Nevada Ballet Theatre’s next season is no exception: a new ensemble of dancers, all contemporary works, no traditional story ballets except for a new “Nutcracker” to replace the one that had been lagging in ticket sales. He’s adding open conversations after performances among the audience, dancers and choreographers. An introductory subscription series will be offered for $20 for the spring and fall shows — “A Brave New World” and “Timeless Innovation.”

Moreover, Canfield will bring the company into the community through “NBT 4x8,” a series of impromptu performances at public venues — restaurants, First Friday events, hotel lobbies — on a portable stage that is 4 by 8 feet and will disappear as mysteriously as it appears.

It’s pure Canfield, who’s developed such a reputation for envelope-pushing performances that an audience mistook an onstage injury (a severed Achilles tendon that ended his dance career) for an avant-garde ending.

Canfield, who was named artistic director in January, had several changes in mind for the company. Because of the sour economy, it happened sooner rather than later: new dancers, an ensemble format that unifies the company and gives everyone an equal chance to shine.

Budget cuts also mean a smaller season — four programs rather than six. There will be a fall program, a spring program, “The Nutcracker” and the company’s third annual choreographer collaboration with Cirque du Soleil dancers.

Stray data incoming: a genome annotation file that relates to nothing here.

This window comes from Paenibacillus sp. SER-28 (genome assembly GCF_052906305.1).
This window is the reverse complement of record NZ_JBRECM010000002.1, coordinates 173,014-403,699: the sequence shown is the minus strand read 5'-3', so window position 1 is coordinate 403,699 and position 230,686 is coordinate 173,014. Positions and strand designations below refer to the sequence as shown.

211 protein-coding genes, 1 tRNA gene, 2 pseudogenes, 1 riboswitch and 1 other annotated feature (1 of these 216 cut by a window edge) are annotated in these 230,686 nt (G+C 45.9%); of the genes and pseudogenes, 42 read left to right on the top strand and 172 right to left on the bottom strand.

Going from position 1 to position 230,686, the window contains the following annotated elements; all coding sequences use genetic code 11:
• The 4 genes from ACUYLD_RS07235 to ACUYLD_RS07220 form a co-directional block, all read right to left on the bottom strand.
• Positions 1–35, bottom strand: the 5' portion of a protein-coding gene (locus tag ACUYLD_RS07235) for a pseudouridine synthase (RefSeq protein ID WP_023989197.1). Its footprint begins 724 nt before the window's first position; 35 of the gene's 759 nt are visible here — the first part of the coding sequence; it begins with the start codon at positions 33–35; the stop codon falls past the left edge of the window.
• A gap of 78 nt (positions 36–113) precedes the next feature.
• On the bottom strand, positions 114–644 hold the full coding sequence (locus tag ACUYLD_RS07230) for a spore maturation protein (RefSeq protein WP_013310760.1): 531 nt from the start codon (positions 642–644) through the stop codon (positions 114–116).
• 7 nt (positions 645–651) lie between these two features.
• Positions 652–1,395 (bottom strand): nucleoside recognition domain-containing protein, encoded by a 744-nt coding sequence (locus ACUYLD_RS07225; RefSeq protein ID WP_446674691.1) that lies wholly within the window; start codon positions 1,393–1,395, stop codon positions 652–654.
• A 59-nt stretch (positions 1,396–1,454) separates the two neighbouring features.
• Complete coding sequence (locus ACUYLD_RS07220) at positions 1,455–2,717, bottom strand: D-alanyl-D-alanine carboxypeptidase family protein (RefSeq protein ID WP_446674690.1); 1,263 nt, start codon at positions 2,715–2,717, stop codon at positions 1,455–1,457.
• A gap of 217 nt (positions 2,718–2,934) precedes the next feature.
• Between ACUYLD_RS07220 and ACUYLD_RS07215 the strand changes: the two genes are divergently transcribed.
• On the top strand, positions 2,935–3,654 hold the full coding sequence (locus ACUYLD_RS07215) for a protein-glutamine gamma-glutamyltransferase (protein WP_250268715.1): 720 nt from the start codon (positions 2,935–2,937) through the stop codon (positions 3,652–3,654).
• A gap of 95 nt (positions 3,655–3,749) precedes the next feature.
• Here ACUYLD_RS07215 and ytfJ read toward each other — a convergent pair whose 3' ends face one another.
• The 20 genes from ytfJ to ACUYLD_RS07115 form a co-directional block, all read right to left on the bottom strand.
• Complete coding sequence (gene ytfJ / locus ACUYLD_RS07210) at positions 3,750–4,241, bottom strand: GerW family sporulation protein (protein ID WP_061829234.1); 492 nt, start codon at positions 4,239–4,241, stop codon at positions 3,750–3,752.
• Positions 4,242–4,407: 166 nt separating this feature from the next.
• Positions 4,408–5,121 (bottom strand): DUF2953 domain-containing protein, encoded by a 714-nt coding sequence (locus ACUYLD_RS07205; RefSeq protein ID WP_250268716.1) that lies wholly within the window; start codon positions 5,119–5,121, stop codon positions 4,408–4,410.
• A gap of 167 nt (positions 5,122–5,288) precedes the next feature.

The fall program includes George Balanchine’s “Rubies” and Canfield’s “Coco” and “Jungle.”

“Coco” is Canfield’s evocative and emotional interpretation of the life and legacy of French fashion designer Gabrielle Coco Chanel. It’s set to the music of Edith Piaf. He choreographed the work while in a wheelchair post-Achilles injury, which explains the heavy dose of creative port de bras.

Canfield collaborated with visual artist Tom Cramer on “Jungle,” which has a survival-of-the-fittest feel in the urban and natural jungles and is set to the unconventional music of the Future Sound of London.

Nevada Ballet is not yet releasing the name of the choreographer of “The Nutcracker,” but says it will be a traditional presentation and not one of the subversive and humorous versions that pop up from time to time.

The spring program will be the company’s new Signature Series, featuring original works commissioned and owned by the company. Originally scheduled to end this season, it was postponed for lack of funding. The program includes “Song of the Nightingale” by Gail Gilbert, a performer from “Ka” with whom Canfield collaborated in Portland. The performance is inspired by and set to Stravinsky’s story song of the same name.